Query Builder

After each run, you can look at messages, as well as stats on the execution; these are actually broken down into two parts: Stats and Status.  I was reflecting on how the iOS stats and status were reminiscent of the SQL Explain command when I discovered that the Query editor actually does have the Explain command! 

Query Commands
Query Commands

Managing Table Schemas

So far we've looked at features for working with data.  Now let’s turn our attention to those that aid in defining table structures. 

I quickly learned that the way to access a table's structural elements is by swiping the name.  That brings out a menu on the left.  I tried out the Edit command to see what it could do.  The first screen that came up is a list of fields and their properties.  From there you can also add new fields, set indexes, foreign keys, as well as delete fields. 

Table Schema Commands

Table Schema Commands

At the bottom of that screen, there are five command icons: Fields, Indexes Foreign Keys, Triggers, and Options.  I tried Fields to see what I could configure there.

Each field links to a property editor containing a number of attributes including the field name, data type, length, etc…

Field Properties
Field Properties

After playing around in Navicat iOS for a few days, I found it highly intuitive and well organized. For instance, I liked how certain editors would appear in a tabbed view, similar to a browser’s.  That made it quite easy to navigate between screens without having to close each one before moving on to another. 

I could definitely envision Navicat iOS playing a key role in my database administration toolset.

Viewing Cloud Objects in Navicat Premium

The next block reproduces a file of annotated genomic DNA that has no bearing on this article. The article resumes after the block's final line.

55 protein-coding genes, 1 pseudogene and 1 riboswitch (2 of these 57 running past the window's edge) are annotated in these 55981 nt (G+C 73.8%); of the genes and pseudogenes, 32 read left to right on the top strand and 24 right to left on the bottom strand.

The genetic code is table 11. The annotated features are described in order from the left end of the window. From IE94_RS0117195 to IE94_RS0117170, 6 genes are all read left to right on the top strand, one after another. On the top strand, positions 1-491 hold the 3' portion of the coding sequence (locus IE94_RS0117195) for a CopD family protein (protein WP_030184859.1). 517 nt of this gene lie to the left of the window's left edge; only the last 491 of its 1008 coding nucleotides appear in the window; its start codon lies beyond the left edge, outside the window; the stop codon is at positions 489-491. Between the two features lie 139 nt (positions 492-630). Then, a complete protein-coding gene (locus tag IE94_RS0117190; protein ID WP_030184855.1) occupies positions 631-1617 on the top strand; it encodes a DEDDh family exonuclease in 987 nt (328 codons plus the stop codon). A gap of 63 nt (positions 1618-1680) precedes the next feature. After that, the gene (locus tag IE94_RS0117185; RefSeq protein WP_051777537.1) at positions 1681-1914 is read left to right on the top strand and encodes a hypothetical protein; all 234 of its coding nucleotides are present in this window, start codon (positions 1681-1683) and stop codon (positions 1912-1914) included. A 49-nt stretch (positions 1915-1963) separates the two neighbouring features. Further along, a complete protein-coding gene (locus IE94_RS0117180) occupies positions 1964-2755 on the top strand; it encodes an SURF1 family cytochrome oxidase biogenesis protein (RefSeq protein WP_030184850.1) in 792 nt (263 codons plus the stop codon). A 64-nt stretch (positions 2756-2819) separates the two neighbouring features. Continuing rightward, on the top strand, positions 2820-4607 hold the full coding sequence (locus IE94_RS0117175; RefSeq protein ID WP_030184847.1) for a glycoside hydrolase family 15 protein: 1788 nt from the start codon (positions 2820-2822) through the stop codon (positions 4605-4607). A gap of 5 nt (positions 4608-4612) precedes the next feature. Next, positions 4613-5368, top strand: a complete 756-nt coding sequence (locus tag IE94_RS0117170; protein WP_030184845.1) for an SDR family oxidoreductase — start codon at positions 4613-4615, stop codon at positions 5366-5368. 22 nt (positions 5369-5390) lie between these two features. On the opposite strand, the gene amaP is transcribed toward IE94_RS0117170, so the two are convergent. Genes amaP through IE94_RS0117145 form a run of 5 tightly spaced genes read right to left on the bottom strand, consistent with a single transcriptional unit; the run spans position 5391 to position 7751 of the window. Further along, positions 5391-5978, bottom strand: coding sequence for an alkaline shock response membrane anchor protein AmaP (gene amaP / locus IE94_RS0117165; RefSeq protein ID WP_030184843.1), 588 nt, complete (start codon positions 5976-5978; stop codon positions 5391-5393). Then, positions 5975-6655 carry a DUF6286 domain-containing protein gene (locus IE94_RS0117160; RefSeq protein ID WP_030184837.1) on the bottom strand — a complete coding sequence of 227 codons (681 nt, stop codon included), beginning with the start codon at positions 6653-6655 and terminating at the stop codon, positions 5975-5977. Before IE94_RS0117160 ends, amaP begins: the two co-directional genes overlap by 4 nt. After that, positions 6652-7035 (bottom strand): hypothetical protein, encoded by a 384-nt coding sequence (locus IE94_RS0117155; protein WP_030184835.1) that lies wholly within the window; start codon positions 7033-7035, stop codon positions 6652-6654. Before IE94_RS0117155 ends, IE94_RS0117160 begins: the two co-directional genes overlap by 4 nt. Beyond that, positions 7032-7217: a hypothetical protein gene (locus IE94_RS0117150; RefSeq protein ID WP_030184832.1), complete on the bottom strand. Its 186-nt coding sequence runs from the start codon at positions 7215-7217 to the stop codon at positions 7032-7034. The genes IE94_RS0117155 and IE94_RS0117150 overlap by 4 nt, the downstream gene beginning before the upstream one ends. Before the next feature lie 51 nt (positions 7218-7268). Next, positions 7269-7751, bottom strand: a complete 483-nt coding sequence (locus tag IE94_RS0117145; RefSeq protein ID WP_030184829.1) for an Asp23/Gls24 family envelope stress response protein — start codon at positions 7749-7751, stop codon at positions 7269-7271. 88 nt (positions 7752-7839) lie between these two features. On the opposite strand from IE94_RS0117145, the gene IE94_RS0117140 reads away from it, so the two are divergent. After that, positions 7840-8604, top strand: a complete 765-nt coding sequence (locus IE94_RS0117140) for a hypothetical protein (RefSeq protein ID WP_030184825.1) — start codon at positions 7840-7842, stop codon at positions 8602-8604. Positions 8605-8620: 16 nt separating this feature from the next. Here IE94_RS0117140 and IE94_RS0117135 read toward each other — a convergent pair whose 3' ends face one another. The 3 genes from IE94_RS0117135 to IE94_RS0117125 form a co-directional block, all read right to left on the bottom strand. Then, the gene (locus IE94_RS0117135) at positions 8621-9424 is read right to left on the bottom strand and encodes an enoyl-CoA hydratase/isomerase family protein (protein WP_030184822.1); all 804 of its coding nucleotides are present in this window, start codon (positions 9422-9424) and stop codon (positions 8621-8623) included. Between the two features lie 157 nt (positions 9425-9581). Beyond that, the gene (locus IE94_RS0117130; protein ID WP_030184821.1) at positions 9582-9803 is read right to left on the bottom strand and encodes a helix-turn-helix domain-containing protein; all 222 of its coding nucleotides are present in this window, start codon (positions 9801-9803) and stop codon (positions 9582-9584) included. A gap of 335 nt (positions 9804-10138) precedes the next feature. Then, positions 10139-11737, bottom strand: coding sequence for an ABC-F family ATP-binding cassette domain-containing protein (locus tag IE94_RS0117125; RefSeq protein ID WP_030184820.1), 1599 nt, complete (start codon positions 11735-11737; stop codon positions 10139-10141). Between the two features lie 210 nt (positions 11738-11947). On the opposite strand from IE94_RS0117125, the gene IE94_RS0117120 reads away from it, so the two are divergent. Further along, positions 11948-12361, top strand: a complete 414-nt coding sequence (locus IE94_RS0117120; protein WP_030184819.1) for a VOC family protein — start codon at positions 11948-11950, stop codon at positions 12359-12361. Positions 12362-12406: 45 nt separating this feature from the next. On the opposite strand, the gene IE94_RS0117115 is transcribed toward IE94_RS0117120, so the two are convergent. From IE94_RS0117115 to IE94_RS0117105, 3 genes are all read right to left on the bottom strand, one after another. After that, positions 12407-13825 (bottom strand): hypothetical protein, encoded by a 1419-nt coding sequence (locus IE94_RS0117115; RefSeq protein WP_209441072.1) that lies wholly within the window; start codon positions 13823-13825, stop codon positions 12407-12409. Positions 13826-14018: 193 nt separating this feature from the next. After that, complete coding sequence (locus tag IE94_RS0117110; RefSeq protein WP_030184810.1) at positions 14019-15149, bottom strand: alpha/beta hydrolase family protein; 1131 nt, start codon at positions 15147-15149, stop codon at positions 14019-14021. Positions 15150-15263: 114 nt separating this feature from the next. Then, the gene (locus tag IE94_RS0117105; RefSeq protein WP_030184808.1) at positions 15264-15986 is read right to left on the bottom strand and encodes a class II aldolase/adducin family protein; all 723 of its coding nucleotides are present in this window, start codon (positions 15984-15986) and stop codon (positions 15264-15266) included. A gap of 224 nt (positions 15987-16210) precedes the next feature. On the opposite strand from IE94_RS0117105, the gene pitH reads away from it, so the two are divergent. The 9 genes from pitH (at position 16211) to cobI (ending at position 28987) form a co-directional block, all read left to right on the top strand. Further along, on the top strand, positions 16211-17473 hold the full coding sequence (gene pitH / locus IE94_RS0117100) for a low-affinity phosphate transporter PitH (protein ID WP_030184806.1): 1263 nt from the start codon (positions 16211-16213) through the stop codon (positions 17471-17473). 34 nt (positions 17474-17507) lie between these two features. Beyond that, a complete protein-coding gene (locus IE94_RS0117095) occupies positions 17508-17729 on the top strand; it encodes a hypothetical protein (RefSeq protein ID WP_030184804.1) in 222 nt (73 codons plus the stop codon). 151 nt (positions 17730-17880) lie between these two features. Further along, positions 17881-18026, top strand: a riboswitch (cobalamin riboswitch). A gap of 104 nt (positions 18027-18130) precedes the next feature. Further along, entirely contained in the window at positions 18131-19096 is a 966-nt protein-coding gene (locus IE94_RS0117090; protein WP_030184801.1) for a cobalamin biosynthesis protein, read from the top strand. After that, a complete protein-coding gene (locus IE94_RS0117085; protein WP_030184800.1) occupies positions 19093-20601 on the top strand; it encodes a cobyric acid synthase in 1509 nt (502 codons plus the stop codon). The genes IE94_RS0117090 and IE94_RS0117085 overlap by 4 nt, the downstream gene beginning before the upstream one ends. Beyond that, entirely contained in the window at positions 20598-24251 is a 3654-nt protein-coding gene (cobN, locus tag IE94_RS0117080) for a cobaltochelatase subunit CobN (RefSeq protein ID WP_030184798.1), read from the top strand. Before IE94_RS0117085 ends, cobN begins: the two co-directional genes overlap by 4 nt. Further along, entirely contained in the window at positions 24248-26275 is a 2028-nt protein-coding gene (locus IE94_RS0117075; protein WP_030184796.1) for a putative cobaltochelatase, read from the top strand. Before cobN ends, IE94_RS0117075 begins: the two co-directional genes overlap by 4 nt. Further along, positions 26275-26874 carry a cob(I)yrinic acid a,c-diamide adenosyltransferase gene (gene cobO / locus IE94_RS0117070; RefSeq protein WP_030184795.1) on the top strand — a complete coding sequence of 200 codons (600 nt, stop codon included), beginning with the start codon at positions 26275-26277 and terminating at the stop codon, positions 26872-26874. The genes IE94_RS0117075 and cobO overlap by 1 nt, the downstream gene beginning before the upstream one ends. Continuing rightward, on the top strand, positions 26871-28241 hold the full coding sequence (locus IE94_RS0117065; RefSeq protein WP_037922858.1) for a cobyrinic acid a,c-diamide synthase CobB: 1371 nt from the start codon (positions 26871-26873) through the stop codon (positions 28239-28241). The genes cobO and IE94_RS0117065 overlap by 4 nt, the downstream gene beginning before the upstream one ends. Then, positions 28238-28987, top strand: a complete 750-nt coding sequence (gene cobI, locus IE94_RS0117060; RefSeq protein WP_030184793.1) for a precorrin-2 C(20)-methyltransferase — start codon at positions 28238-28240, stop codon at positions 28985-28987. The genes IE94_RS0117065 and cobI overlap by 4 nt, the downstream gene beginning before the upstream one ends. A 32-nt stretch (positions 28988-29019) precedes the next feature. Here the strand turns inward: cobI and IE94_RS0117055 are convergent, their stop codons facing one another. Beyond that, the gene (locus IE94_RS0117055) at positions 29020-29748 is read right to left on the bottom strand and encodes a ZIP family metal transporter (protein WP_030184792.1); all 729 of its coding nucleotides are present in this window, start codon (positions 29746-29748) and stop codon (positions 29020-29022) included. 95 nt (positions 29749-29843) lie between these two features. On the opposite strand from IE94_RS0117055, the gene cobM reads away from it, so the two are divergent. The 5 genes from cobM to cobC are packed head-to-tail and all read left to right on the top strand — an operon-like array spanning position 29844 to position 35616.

When I went back to using Navicat Premium, my new connection appeared in the list.  Moreover, any queries, views, triggers, events and other components that I had created in Navicat iOS were synchronized with the desktop app.

Showing Comments
Showing Comments

Closing Navicat Cloud Connections

Closing a Navicat Cloud connection is accomplished the same as local ones; simply select it and choose Close Connection under File in the main menu or right-click the connection and select Close Connection from the popup menu.

Right-clicking the Navicat Cloud item will give you the option to “Close All Connections” at once.

Conclusion

Although distinct applications, I now see both Navicat Cloud and Navicat iOS as two sides of the same coin for most DBAs, unless you're one of those rare people who still do all of their work in the office.  Right now, Navicat iOS is going for $9.99 on iTunes, which IMHO, is quite reasonable for this type of professional grade software.  The Navicat Cloud service is free, but only for a certain number of units.  Obviously, the more of an Enterprise operation you are running, the more likely you will eventually have to pony up for additional service units.  Visit the Navicat site for more information the Cloud service and iOS app.

See all articles by Rob Gravelle